Nova Scotia Dominion Atlantic Railway and Connections.
1918 (dated) 21.5 x 32.5 in (54.61 x 82.55 cm)
1 : 760320
This is a 1918 Poole Brothers map of Nova Scotia and the routes of the regional railroads. Depicting the region from New Brunswick to Cape Breton Island, the Dominion Atlantic Railway and the Canadian Pacific Railway (which owned the Dominion Atlantic) are highlighted by thick red lines, while Canadian government railways are illustrated by black lines. Every stop along the rail lines in Nova Scotia are labeled, with the major stations, such as Yarmouth, Digby, and Halifax, identified using bold block letters. Steamship routes, including those connecting different parts of Nova Scotia, and Nova Scotia and New Brunswick, are marked by dashed lines. Steamship routes to England, the United States, and the West Indies are also illustrated and labeled.
The Dominion Atlantic RailwayFounded in 1894, the Dominion Atlantic Railway (DAR) emerged from the 'merger' of the Windsor and Annapolis Railway and the Western Counties Railway. While called a merger, it was in fact a buyout by the Windsor and Annapolis, which was the larger of the two. This merger connected Yarmouth and Halifax, with a gap between Annapolis Royal and Digby, which was soon closed with the help of the Canadian government. The DAR operated passenger service on its main line and branches from the outset, including the famous Flying Bluenose, for which the railroad purchased the first Pullman cars in Canada. Due to the popularity Henry Wadsworth Longfellow's epic poem Evangeline, A Tale of Acadie, the DAR soon incorporated a depiction of Evangeline and the text 'Land of Evangeline Route' into their logo. An extraordinarily diversified enterprise, as the DAR began to see ridership explode, eventually reaching over 200,000 a year, they opened their own chain of hotels, including the Digby Pine Resort and operated their own steamship lines.
The Canadian Pacific Railway bought the DAR in 1911 but allowed the company to maintain its operational independence and corporate identity for decades, making it, according to Shirley Woods, 'the most famous railway in the province'. The DAR encountered difficulties during World War I but played a critical role in the movement of troops. During the 1930s, the DAR transported millions of barrels of apples a year from the Annapolis Valley, with over 150 apples warehouses eventually constructed along DAR lines. After again playing an important role in the transportation of troops during World War II, the DAR faced some significant challenges in the post-war years, with the lines being progressively abandoned during the 1970s and 1980s. Today, very little traffic moves along these lines. Today, several of the DAR stations have been preserved as libraries, restaurants, and museums. Only one DAR steam locomotive survives and is part of the collection at the Canadian Railway Museum in Delson, Quebec. Other cars, including a business car and a passenger coach, are part of other museum collections in Canada.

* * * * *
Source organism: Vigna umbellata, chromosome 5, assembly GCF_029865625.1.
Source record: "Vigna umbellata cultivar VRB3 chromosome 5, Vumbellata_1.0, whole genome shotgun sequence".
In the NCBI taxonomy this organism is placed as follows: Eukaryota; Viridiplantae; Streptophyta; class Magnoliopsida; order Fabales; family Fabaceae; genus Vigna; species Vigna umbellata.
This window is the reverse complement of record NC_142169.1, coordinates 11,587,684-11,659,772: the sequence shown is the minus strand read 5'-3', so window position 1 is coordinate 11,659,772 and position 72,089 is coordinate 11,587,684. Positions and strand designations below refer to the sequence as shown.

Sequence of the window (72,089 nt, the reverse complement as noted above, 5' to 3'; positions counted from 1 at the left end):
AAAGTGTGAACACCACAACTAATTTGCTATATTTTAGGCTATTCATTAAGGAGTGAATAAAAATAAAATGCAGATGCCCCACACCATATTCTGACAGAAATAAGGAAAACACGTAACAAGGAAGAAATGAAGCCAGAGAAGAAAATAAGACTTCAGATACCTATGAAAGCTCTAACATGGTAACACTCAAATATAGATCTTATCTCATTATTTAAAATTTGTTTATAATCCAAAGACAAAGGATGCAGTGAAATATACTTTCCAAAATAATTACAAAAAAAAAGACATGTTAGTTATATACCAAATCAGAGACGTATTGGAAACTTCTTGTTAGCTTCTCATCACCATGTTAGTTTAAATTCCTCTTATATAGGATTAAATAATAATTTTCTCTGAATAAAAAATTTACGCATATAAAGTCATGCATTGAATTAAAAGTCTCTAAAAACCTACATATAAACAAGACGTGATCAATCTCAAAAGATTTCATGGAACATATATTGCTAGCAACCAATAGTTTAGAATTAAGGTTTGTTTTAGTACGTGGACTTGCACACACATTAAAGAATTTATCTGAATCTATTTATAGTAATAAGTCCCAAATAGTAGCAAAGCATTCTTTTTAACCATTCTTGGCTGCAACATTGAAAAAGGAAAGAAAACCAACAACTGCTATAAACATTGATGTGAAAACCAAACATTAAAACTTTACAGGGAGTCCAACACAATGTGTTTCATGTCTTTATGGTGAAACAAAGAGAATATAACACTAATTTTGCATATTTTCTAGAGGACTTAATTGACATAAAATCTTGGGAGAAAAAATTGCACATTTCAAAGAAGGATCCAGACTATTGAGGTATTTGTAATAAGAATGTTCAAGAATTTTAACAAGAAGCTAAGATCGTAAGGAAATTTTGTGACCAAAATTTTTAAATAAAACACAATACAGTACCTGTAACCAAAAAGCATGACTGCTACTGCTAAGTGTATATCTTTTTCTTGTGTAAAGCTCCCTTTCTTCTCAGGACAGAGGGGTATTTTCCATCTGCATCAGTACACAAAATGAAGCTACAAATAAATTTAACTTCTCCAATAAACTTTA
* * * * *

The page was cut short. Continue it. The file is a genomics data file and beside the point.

Publication History and CensusThis map was created by Poole Brothers of Chicago and published by the Dominion Atlantic Railway in 1918. It appears this map was published in several editions, as a 1930 edition is part of the collection at the University of Toronto. That said, the maps are extremely rare, as no other examples are catalogued in the OCLC and we have found no other examples on the private market.
Poole Brothers (fl. c. 1880 - 1968) were a Chicago based firm active in the late 19th and early 20th century with an initial focus on promotional railroad maps. Poole Brothers was founded by George Amos Poole, one of the original four partners in the firm that would become Rand McNally, and his brother William H. Poole. Poole started his own firm, Poole Brothers, as a direct competitor to Rand McNally for the lucrative railroad business. Like many of its competitors, Poole Brothers maintained an office on Chicago's Printer's Row (downtown Loop district). Nevertheless, the two firms, along with Cram and Company, seem to have come to an accord, at least with regard to price-fixing, for which they were cited by the Federal Trade Commission in 1948. Their earliest known work is an 1880 map of Yellowstone National Park. Afterward they went on to produce a vast range of maps and other print products including tickets, cards, coupons, and restaurant menus. In time Poole Brothers merged with Newman-Randolph, which was then acquired by the American Can Company in the early 1960s. The American Can Company liquidated its printing concerns later in the same decade.
Very good. Light wear along original fold lines. Verso repairs to fold separations. Blank on verso. Attached to original binder.